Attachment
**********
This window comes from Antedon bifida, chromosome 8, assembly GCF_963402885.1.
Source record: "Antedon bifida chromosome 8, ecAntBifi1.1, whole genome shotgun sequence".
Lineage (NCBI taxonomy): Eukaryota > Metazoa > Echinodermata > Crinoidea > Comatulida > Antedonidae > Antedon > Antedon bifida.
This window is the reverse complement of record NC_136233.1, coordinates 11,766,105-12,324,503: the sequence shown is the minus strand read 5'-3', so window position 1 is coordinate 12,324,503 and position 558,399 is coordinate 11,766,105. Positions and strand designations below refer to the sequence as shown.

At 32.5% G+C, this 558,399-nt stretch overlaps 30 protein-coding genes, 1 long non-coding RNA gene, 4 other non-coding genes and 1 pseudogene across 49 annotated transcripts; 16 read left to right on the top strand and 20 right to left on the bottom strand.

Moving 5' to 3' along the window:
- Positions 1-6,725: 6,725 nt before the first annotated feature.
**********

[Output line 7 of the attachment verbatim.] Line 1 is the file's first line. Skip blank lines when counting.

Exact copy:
- Positions 1-6,725: 6,725 nt before the first annotated feature.